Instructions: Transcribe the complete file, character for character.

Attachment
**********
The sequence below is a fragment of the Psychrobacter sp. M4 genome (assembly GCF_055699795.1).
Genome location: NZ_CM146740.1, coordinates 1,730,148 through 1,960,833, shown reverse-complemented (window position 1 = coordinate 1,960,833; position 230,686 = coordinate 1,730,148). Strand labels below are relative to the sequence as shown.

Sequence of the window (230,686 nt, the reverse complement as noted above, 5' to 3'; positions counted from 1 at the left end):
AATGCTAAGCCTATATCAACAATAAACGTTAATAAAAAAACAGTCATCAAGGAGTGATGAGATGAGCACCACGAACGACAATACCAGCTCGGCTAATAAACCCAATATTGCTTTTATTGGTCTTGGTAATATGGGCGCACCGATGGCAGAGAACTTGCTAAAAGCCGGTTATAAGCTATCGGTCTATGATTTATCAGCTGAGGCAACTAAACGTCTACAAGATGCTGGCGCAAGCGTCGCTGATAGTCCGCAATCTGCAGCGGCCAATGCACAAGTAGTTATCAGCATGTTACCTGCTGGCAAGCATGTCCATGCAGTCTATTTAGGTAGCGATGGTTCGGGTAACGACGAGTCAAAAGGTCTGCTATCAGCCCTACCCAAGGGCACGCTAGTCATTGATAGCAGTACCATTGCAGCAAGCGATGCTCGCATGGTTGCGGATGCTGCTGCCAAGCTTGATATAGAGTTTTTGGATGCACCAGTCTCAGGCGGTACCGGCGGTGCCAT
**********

The sequence below is a fragment of the Psychrobacter sp. M4 genome (assembly GCF_055699795.1).
Genome location: NZ_CM146740.1, coordinates 1,730,148 through 1,960,833, shown reverse-complemented (window position 1 = coordinate 1,960,833; position 230,686 = coordinate 1,730,148). Strand labels below are relative to the sequence as shown.

Sequence of the window (230,686 nt, the reverse complement as noted above, 5' to 3'; positions counted from 1 at the left end):
AATGCTAAGCCTATATCAACAATAAACGTTAATAAAAAAACAGTCATCAAGGAGTGATGAGATGAGCACCACGAACGACAATACCAGCTCGGCTAATAAACCCAATATTGCTTTTATTGGTCTTGGTAATATGGGCGCACCGATGGCAGAGAACTTGCTAAAAGCCGGTTATAAGCTATCGGTCTATGATTTATCAGCTGAGGCAACTAAACGTCTACAAGATGCTGGCGCAAGCGTCGCTGATAGTCCGCAATCTGCAGCGGCCAATGCACAAGTAGTTATCAGCATGTTACCTGCTGGCAAGCATGTCCATGCAGTCTATTTAGGTAGCGATGGTTCGGGTAACGACGAGTCAAAAGGTCTGCTATCAGCCCTACCCAAGGGCACGCTAGTCATTGATAGCAGTACCATTGCAGCAAGCGATGCTCGCATGGTTGCGGATGCTGCTGCCAAGCTTGATATAGAGTTTTTGGATGCACCAGTCTCAGGCGGTACCGGCGGTGCCAT